Monday, May 03, 2010

Reviewing steps towards a change proposal

As the months and events pass by, a lot can happen in the context in which I am attempting to make change proposals at UC. Inevitably, I neglect to keep someone in the picture, or someone is added to the conversation who is fresh and does not comprehend the history and full scope of what I am proposing. Over that time, some elements of what I am proposing fall out of the conversation, causing an inevitable gap in the proposal for some people.This problem can be gleaned from some of the comments and discussions I am finding myself in. "But how does this benefit learning?" is a question I was confronted with recently.. I've taken it for granted that the benefits are a given and don't need making explicit, forgetting that for many open, networked learning and the educational services that might surround that are an entirely new discussion thread.

This is in part why I document things on this blog. A small part of me hopes that some of those people will wade back through it and get a bigger picture, but more realistically, its a resource from which I can grab a few links and respond to emails that contain such questions.

Recently I learned that I had been leaving someone quite critical out of the loop. Luckily that person contacted me about it, leaving enough space for me to respond with a quick overview containing such links. Here's how I think my proposal is panning out linearly:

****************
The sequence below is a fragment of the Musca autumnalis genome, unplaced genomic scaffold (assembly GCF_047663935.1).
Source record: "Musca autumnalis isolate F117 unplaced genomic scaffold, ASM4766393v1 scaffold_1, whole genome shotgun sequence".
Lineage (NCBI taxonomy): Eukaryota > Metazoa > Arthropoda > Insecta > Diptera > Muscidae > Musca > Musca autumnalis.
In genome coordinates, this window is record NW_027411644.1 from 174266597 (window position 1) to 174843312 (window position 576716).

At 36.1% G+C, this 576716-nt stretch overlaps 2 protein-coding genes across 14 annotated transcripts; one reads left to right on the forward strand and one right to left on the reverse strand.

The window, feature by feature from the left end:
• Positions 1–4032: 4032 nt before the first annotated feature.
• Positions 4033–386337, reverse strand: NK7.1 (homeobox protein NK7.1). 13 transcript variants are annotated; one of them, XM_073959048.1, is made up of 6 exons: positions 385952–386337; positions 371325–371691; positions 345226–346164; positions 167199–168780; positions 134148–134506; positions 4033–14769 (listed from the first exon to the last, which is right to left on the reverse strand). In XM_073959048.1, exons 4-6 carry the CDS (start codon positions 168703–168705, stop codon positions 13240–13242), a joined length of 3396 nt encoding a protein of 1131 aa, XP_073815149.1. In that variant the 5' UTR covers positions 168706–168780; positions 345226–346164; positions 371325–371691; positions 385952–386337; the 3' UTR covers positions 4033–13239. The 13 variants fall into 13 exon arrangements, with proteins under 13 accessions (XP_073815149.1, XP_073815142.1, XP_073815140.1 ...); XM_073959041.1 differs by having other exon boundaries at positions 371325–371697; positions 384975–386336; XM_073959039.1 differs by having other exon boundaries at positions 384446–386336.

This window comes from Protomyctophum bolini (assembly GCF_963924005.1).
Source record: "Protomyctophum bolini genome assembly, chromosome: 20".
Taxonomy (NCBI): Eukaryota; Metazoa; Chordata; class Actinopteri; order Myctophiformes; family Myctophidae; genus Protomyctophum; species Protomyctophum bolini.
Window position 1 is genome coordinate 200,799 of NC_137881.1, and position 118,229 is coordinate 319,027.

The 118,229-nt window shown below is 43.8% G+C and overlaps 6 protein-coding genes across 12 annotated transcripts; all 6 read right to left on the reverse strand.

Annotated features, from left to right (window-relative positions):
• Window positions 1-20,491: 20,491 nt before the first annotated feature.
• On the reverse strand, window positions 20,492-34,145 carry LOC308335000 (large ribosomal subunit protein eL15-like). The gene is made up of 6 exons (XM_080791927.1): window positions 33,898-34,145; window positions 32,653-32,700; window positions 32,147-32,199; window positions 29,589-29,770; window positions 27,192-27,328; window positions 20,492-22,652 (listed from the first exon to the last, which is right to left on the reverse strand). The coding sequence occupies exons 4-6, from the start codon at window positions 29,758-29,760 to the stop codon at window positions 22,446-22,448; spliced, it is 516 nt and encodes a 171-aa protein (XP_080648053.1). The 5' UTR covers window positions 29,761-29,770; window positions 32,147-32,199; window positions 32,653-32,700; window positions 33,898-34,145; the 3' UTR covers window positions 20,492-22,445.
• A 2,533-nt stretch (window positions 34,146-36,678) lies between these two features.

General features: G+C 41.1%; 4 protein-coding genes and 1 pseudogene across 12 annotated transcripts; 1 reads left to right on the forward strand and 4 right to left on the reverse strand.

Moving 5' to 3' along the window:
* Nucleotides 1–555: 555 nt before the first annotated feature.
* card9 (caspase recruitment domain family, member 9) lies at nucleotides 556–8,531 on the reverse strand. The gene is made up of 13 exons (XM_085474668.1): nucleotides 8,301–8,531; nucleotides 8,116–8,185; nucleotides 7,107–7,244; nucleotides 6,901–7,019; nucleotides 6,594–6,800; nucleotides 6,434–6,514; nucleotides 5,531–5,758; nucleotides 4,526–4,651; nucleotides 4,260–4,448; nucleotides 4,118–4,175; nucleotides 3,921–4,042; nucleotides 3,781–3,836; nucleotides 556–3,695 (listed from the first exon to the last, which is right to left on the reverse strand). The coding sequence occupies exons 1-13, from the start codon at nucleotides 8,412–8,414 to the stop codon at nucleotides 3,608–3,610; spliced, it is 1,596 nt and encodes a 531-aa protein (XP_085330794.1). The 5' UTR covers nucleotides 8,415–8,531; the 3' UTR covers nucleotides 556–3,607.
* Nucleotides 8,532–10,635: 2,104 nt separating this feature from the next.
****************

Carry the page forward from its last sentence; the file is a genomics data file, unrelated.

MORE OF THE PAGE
1. The beginning was a presentation I made to Health, where I laid out the sort of educational development work I have done elsewhere, and that I intend to do here. many of the points in that general plan require engagement on all fronts of UC policy and management.
  2. Not long after that presentation, I attempted to engage in the review of UC's IP Policy. This policy is quite central to the work I am trying to do with Sport and the wider UC context in which Sport operates. It links to eventual work I hope to be involved in with Research Policy and the Performance Review process, where we might use the notion of "Community Engagement" to reward academic use of the popular internet and social media in teaching and research. Without addressing the IP Policies and the systems of recognition and reward at UC, it will be arguably too difficult to get staff engaged in using the popular internet in their work.
  3. More recently I have prepared a list of things in the UC computing infrastructure that are frustrating staff going early in their attempts to engage popular Internet. There are many things on the UC network that just don't work - and they should. There are other things that are more subtle barriers to engaging. This list resulted in a meeting with ICTS reps, in which we attempted to discuss ways of addressing all concerns. The Chief Information Officer, David Formica suggested I write a "vision" document that aligns with the Strategic Plan, and that it come to him through the Associate Deans of Education. He also advised that he is about to release a "5 Year Road Map" for staff review, and has money to fund projects that are in consultation to that document. To my knowledge, David has not announced that process - but he knows I am wanting to engage in that as well.